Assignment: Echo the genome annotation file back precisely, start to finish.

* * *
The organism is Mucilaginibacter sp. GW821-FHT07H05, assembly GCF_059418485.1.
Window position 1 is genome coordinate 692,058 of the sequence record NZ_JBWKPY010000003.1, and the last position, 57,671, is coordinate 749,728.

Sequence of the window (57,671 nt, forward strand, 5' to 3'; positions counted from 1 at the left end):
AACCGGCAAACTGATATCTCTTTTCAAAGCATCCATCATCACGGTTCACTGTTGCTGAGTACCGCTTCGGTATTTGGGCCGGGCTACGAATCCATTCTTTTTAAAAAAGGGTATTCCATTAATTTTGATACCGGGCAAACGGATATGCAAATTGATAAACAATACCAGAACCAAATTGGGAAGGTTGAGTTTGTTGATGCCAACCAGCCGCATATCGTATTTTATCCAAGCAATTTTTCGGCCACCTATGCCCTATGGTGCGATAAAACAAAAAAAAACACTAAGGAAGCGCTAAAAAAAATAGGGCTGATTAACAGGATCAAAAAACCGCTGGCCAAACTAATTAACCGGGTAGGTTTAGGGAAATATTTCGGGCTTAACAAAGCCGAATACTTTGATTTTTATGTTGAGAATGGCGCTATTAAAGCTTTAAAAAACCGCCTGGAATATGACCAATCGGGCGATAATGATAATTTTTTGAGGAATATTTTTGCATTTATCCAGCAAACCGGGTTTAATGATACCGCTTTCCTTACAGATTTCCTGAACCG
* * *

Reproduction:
The organism is Mucilaginibacter sp. GW821-FHT07H05, assembly GCF_059418485.1.
Window position 1 is genome coordinate 692,058 of the sequence record NZ_JBWKPY010000003.1, and the last position, 57,671, is coordinate 749,728.

Sequence of the window (57,671 nt, forward strand, 5' to 3'; positions counted from 1 at the left end):
AACCGGCAAACTGATATCTCTTTTCAAAGCATCCATCATCACGGTTCACTGTTGCTGAGTACCGCTTCGGTATTTGGGCCGGGCTACGAATCCATTCTTTTTAAAAAAGGGTATTCCATTAATTTTGATACCGGGCAAACGGATATGCAAATTGATAAACAATACCAGAACCAAATTGGGAAGGTTGAGTTTGTTGATGCCAACCAGCCGCATATCGTATTTTATCCAAGCAATTTTTCGGCCACCTATGCCCTATGGTGCGATAAAACAAAAAAAAACACTAAGGAAGCGCTAAAAAAAATAGGGCTGATTAACAGGATCAAAAAACCGCTGGCCAAACTAATTAACCGGGTAGGTTTAGGGAAATATTTCGGGCTTAACAAAGCCGAATACTTTGATTTTTATGTTGAGAATGGCGCTATTAAAGCTTTAAAAAACCGCCTGGAATATGACCAATCGGGCGATAATGATAATTTTTTGAGGAATATTTTTGCATTTATCCAGCAAACCGGGTTTAATGATACCGCTTTCCTTACAGATTTCCTGAACCG